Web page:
News for those who live, work and play in the Santiam Canyon

Slugs in Spring – a combat guide

Linn County Master Gardener

Temperatures are warming gradually and there are occasional sunny days to do some yard and garden cleanup to prepare for Spring. As we pick up wind-blown debris and pull up weeds clusters of slug eggs are found. Some species of slugs bury the eggs underground so they are not found until the little slime-makers emerge. 

Slugs live under or in nutrient-poor soil, bark, logs, pots, rocks or any dark, moist areas. Some, like the spotted slug, hand out in dry areas eating dead organic matter. 

Cleaning up debris and setting traps near their habitats can reduce their populations,

A good time to control slugs is when they are mating, before eggs are laid. Each slug can lay up to 300 eggs in a season, as clusters or a single egg. The life cycle is clear eggs, milky eggs, white eggs, tiny slugs, tiny slugs, bigger slugs, more eggs and more slugs. When clusters of slug eggs are found dispose of them in the garbage and let them grow up to eat at the landfill, where they can be useful. 

The only benefit of slugs in the home landscape is enrichment of soil with their excrement. A handful of worms is preferred for that function.

Look for the slugs in their hiding places. Make a game of it with children, even more fun with a flashlight at night. Keep grass mowed to reduce moisture and increase light at ground level. 

Slugs and snails are territorial, returning to their winter space and egg sites after feeding on your plants. Look for them where they have been seen before. Follow their trails, like Japanese ground beetles, snakes and frogs do when they seek to eat slugs and slug eggs. Slugs will range 100 feet or more from their home base. They can travel about six inches per minute, and some species have been clocked at up to 14 miles/hour by OSU researchers.

Hand picking is effective for slug control when we have the time. Actually, using tongs and gloves is better than fingers. To remove slug slime from skin, wipe with vinegar on a paper towel; soap and water are ineffective. Some people stab slugs in the front end where their nerve ganglia serve as a simple brain. Others pour salt on them or spray them with vinegar and watch them squirm in pain. The salt and vinegar will also burn nearby plants, though. Throwing slugs and snails over the fence does not help because they will find their way home. Egg shells and coffee grounds irritate the tender foot of a slug, so they just go around them to get to your hostas and veggies.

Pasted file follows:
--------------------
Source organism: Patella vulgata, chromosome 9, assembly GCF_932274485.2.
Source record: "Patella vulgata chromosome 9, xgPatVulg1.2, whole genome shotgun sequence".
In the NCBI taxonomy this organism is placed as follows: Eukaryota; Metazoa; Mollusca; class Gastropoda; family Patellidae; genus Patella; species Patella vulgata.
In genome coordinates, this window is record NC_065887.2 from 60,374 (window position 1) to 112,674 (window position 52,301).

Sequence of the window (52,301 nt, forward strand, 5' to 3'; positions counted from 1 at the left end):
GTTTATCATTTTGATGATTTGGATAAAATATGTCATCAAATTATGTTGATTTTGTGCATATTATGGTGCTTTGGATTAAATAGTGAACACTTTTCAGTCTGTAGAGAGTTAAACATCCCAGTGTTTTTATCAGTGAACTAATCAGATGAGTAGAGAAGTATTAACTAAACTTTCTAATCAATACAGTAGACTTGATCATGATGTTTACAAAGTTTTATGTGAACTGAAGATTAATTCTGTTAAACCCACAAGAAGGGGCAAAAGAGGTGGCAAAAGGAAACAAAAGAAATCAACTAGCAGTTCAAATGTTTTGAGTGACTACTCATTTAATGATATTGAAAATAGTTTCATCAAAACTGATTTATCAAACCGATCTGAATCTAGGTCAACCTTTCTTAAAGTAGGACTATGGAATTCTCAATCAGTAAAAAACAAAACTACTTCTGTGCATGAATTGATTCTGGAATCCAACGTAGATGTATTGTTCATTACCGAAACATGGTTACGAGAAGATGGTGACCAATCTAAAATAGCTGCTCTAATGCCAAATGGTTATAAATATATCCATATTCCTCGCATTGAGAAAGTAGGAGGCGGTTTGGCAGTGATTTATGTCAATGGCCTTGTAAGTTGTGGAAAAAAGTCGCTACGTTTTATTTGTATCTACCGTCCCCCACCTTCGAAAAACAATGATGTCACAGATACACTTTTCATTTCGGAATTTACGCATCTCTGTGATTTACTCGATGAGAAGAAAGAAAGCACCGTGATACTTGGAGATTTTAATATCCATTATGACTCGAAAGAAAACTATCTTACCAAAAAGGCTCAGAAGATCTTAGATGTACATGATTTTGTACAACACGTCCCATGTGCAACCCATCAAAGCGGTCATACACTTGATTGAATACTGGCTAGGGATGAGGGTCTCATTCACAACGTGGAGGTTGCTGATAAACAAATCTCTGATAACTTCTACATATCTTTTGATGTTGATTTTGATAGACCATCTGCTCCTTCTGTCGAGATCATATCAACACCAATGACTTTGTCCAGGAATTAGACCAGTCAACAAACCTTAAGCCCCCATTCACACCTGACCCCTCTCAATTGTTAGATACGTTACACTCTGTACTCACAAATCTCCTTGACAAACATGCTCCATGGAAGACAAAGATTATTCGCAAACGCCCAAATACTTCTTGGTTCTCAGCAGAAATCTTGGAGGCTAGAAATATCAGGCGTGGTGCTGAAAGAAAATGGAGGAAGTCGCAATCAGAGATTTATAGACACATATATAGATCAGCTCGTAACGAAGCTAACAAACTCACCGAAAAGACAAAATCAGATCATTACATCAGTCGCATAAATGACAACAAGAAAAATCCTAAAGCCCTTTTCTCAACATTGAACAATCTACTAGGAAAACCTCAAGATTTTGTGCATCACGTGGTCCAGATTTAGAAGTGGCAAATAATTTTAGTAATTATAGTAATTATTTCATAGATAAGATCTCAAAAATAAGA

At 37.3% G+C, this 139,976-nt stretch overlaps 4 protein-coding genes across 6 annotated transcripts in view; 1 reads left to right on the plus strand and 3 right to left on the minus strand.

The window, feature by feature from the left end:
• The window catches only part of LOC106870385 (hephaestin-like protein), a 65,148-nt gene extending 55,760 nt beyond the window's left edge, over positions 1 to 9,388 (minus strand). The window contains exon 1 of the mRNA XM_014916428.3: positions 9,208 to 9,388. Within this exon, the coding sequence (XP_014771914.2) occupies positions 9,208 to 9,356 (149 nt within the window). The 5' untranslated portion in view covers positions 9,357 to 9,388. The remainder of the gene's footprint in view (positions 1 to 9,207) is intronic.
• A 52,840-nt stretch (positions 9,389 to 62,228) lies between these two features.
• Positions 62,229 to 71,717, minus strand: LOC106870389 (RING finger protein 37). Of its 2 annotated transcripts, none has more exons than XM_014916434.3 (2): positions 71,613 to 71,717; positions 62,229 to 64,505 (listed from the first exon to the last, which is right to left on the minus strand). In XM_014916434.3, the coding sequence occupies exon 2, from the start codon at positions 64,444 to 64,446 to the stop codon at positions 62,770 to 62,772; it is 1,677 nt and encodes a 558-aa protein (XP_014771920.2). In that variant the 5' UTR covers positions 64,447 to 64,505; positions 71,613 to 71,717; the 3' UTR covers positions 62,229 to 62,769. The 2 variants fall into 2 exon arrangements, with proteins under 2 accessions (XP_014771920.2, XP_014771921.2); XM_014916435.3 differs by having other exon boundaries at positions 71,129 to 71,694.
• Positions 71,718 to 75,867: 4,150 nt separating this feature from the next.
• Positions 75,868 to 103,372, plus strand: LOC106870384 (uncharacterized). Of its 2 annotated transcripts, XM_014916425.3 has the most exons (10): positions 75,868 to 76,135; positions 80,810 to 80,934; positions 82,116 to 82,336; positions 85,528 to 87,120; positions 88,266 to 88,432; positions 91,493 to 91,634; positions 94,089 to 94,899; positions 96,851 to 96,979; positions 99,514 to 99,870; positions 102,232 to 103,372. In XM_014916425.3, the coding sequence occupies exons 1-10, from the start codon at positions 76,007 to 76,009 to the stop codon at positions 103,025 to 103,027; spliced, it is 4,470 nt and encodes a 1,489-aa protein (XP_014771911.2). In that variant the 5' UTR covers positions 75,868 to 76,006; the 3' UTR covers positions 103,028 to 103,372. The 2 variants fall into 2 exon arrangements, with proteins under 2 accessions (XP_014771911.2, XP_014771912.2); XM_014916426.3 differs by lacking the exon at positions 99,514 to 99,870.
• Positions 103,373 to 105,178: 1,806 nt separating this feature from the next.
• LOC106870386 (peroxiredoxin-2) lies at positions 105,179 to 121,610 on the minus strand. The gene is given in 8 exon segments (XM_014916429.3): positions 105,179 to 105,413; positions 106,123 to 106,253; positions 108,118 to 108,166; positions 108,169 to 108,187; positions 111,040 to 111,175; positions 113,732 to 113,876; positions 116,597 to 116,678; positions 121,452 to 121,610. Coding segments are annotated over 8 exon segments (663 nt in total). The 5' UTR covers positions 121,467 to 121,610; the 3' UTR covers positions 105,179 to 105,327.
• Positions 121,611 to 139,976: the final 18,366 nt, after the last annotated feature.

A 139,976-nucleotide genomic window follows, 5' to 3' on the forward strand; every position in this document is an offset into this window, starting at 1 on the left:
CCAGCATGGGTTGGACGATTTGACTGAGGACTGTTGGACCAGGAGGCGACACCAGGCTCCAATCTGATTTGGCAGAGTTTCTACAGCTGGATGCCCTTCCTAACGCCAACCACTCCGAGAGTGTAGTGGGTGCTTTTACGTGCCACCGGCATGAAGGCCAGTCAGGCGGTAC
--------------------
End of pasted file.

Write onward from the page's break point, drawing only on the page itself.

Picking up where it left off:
Make a simple slug trap from a plastic (cottage cheese type) container. Cut holes in the top big enough for the slug to get into. Put sugar water, yeasty water, chopped cucumbers, aromatic fruits or cat food into the container. Canned salmon cat food is a preferred flavor, but will attract other critters. 

Save your beer for a party. Research at OSU shows that sugar water or cucumbers attract more slugs than yeasty beverages. Bury the container up to the lid so the slug can crawl in but cannot crawl out easily. Check the trap regularly and dispose of the captives.

A beneficial nematode has been found that kills slugs and snails by penetrating breathing pores, but more research is necessary before it becomes available to farmers and gardeners. There are chemical slug baits in the garden stores that will paralyze , immobilize, dehydrate or, in higher concentrations kill slugs and snails. However in moist cool weather they can recover. The chemicals will also affect or kill other animals that eat the bait and affected slugs. 

An OSU entomologist says that young slugs don’t seem to take the bait when fresh green feed is available. Forinformation about snail and slug abatement research, search at https://extension.oregonstate.edu/. There are publications and recent videos that shed light on mollusk behaviors and how to combat them.

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